The questions sound ridiculous, if not blasphemous, today. You'd think I was a gun-totin', hood-wearin' master Klansman just for asking them! But before we pass judgment, we must first take a critical look at ourselves, to remove the plank in our own eyes before pointing out the speck in our brothers' (be they past or present).
We might very well ask what the difference is between the way the Africans were treated during the eighteenth and nineteenth centuries in the US and how the Chinese and Indian sweat shop workers are treated today. During the slavery years in the US, African slave labor was seen by many as a necessary evil – yes, it was morally wrong and unjustifiable; but it was still necessary, for without it, everyone would starve and go cold. Comparably, you would be hard-pressed to find a decent American today who believes that sweatshops are a good, positive thing; you may even be hard-pressed to find someone that would admit to their necessity; and yet you'd also be hard-pressed to find Americans who refuse to buy from companies that use sweatshops or outsource their jobs to third-world countries for cheap labor. After all, that IS what slavery has been all about for the past few hundred years: the subjugation and exploitation of the powerless and desperate for the acquisition of cheap labor.
In our consumption-based culture, cheap labor has been used primarily to provide products and services for lower prices (and with the economy in the shape that it's in, who ISN'T looking for a deal?), that the commercially powerful might continue to prosper. We are at such a distance from the time and place that our products are manufactured that we are oblivious to the conditions under which this happens and we don't even particularly care, as long as we can acquire those products for a price we can afford – a price that, although low, still supports the companies that are engaged in these destructive business practices and are ultimately responsible for perpetuating exploitative systems.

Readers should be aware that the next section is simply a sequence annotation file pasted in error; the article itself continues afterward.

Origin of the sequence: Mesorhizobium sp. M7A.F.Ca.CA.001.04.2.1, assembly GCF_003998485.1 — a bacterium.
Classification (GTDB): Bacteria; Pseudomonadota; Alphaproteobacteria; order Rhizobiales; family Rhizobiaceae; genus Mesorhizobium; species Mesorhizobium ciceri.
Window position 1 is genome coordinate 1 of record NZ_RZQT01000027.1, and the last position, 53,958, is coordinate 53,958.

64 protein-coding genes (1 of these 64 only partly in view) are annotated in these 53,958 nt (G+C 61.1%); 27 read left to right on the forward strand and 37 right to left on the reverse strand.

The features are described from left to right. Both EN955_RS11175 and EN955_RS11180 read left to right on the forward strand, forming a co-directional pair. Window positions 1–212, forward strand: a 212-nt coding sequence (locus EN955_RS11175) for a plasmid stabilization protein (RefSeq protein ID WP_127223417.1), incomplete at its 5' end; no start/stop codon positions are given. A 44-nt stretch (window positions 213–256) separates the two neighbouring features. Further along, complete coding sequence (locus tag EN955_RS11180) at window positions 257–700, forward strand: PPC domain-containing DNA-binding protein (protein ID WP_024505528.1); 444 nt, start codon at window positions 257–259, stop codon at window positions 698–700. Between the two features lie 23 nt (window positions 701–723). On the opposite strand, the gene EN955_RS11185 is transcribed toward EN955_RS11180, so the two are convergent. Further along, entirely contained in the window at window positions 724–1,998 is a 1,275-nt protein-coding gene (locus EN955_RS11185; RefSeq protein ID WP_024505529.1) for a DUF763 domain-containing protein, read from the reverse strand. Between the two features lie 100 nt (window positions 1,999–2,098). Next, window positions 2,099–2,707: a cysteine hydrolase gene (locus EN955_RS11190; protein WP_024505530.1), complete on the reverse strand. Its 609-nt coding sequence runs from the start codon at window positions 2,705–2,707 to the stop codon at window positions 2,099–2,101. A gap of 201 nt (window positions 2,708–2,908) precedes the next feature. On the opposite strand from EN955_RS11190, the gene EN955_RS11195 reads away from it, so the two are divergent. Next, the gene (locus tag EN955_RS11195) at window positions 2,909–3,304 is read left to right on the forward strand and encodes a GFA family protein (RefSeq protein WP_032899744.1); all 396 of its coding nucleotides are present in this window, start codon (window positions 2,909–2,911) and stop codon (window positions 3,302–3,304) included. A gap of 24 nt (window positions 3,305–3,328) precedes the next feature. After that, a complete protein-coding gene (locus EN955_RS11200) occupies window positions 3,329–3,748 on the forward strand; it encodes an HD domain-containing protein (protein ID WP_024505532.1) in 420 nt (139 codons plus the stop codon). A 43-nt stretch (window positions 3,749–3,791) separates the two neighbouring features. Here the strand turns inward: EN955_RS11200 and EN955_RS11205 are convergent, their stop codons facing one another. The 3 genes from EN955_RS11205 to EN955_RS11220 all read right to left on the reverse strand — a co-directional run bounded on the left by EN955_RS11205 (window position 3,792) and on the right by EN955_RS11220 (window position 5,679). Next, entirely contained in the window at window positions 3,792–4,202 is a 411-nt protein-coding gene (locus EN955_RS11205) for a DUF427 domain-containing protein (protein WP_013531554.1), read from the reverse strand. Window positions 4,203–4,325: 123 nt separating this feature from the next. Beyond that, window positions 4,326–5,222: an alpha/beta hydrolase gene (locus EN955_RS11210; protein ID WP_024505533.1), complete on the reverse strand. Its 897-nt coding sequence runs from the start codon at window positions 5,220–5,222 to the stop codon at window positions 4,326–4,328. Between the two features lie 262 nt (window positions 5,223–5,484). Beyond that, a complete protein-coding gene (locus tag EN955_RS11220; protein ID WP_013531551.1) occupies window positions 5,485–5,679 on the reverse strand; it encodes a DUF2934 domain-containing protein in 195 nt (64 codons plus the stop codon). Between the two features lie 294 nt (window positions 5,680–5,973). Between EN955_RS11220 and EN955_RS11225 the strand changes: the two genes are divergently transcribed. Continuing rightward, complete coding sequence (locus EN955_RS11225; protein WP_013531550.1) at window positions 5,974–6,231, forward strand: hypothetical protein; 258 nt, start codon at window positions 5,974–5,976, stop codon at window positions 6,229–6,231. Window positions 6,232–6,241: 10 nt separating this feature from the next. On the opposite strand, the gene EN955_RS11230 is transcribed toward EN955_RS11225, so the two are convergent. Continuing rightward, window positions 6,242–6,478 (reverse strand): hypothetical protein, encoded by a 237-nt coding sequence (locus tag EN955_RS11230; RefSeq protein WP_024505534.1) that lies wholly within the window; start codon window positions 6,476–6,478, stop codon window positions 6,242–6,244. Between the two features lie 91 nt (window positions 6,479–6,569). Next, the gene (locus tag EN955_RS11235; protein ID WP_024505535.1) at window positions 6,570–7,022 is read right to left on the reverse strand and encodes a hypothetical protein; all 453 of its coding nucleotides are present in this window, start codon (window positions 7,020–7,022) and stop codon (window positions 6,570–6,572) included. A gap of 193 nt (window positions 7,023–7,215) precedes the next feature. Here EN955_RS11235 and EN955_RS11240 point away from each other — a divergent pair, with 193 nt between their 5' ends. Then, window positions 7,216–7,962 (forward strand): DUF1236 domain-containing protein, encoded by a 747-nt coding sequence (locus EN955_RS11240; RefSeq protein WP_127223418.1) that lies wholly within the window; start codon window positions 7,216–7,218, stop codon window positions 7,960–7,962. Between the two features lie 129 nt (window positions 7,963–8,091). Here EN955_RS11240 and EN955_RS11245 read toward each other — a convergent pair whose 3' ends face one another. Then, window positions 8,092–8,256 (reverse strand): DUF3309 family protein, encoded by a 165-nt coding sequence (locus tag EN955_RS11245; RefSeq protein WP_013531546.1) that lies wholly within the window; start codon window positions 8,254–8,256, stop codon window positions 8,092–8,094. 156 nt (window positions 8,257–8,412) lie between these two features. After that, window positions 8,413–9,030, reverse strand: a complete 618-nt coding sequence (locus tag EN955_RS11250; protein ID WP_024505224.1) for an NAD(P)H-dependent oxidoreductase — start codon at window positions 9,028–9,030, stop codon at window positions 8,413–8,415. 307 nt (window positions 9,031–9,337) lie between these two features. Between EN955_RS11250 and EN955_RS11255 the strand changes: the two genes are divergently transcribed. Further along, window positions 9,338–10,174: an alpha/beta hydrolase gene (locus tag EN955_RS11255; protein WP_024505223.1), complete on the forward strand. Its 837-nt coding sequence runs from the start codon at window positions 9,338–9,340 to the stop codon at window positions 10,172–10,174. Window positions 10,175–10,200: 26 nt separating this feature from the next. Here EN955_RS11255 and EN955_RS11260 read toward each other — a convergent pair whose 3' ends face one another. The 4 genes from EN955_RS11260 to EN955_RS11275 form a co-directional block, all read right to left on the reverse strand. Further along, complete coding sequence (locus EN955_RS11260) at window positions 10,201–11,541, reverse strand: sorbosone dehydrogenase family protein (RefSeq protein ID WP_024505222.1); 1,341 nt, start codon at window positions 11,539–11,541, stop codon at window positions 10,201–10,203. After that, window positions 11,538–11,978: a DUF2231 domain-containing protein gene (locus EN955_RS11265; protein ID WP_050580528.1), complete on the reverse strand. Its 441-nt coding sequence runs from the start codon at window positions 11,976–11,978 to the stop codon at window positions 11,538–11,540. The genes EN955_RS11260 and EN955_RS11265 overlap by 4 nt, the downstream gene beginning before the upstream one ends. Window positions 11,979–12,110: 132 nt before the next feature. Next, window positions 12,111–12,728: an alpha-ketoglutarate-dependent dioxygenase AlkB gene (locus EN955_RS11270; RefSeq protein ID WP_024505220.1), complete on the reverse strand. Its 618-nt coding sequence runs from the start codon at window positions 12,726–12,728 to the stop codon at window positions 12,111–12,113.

The moment we make “low prices” (to borrow from Wal-Mart's slogan) a priority, at the expense of human dignity, we do ourselves and our brothers and sisters worldwide an enormous injustice. Our founding fathers made the tradeoff for the exploitation of African slave labor and today we continue to make the tradeoff for the exploitation of third-world labor abroad.
This Labor Day, I hope we would recognize and remember the people who have fought for the rights of laborers, African Americans, women, homosexuals, etc, but that we would also look at our spending habits very critically. Some questions to consider:
Are we supporting a global capitalism that exploits cheap labor in the third world?
Are we supporting ogopolistic corporatism that chokes out free enterprise in the US and beyond?
Are we supporting the outsourcing of jobs to the third world that could be offered to jobless and homeless Americans at a livable and decent wage here at home?
Are there ways that we could be supporting fair trade, encouraging livable wages worldwide, and ending the master-slave dynamic and dependency that we have on third-world labor?
Are we excessively consumeristic?
Is there any way that our strangle-hold on the third world can be loosened?
If not, will they ever be able to breathe again?
Do you even care?
Do you even care?
Do you even care?
If so, then what are you going to do about it?